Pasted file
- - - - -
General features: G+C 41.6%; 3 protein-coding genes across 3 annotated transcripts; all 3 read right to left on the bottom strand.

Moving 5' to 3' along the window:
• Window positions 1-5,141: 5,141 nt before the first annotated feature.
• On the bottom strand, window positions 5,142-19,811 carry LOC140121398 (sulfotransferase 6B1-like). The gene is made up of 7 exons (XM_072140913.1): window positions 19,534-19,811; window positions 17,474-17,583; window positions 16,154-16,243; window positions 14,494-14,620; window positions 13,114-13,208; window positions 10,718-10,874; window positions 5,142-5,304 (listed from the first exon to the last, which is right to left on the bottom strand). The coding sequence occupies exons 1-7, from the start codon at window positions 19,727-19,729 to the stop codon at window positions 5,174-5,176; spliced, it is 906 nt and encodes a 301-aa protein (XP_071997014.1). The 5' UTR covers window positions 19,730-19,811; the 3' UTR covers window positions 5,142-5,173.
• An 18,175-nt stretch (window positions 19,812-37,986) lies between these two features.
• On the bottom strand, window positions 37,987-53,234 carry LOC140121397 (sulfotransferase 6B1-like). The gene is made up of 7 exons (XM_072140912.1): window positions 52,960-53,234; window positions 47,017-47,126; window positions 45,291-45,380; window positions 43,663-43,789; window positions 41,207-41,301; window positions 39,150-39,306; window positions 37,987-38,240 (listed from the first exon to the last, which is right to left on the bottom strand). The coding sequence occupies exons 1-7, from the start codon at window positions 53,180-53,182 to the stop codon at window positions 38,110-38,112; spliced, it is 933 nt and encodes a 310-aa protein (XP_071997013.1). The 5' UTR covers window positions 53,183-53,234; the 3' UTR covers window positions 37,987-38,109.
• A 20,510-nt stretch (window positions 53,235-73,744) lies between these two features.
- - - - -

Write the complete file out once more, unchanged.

General features: G+C 41.6%; 3 protein-coding genes across 3 annotated transcripts; all 3 read right to left on the bottom strand.

Moving 5' to 3' along the window:
• Window positions 1-5,141: 5,141 nt before the first annotated feature.
• On the bottom strand, window positions 5,142-19,811 carry LOC140121398 (sulfotransferase 6B1-like). The gene is made up of 7 exons (XM_072140913.1): window positions 19,534-19,811; window positions 17,474-17,583; window positions 16,154-16,243; window positions 14,494-14,620; window positions 13,114-13,208; window positions 10,718-10,874; window positions 5,142-5,304 (listed from the first exon to the last, which is right to left on the bottom strand). The coding sequence occupies exons 1-7, from the start codon at window positions 19,727-19,729 to the stop codon at window positions 5,174-5,176; spliced, it is 906 nt and encodes a 301-aa protein (XP_071997014.1). The 5' UTR covers window positions 19,730-19,811; the 3' UTR covers window positions 5,142-5,173.
• An 18,175-nt stretch (window positions 19,812-37,986) lies between these two features.
• On the bottom strand, window positions 37,987-53,234 carry LOC140121397 (sulfotransferase 6B1-like). The gene is made up of 7 exons (XM_072140912.1): window positions 52,960-53,234; window positions 47,017-47,126; window positions 45,291-45,380; window positions 43,663-43,789; window positions 41,207-41,301; window positions 39,150-39,306; window positions 37,987-38,240 (listed from the first exon to the last, which is right to left on the bottom strand). The coding sequence occupies exons 1-7, from the start codon at window positions 53,180-53,182 to the stop codon at window positions 38,110-38,112; spliced, it is 933 nt and encodes a 310-aa protein (XP_071997013.1). The 5' UTR covers window positions 53,183-53,234; the 3' UTR covers window positions 37,987-38,109.
• A 20,510-nt stretch (window positions 53,235-73,744) lies between these two features.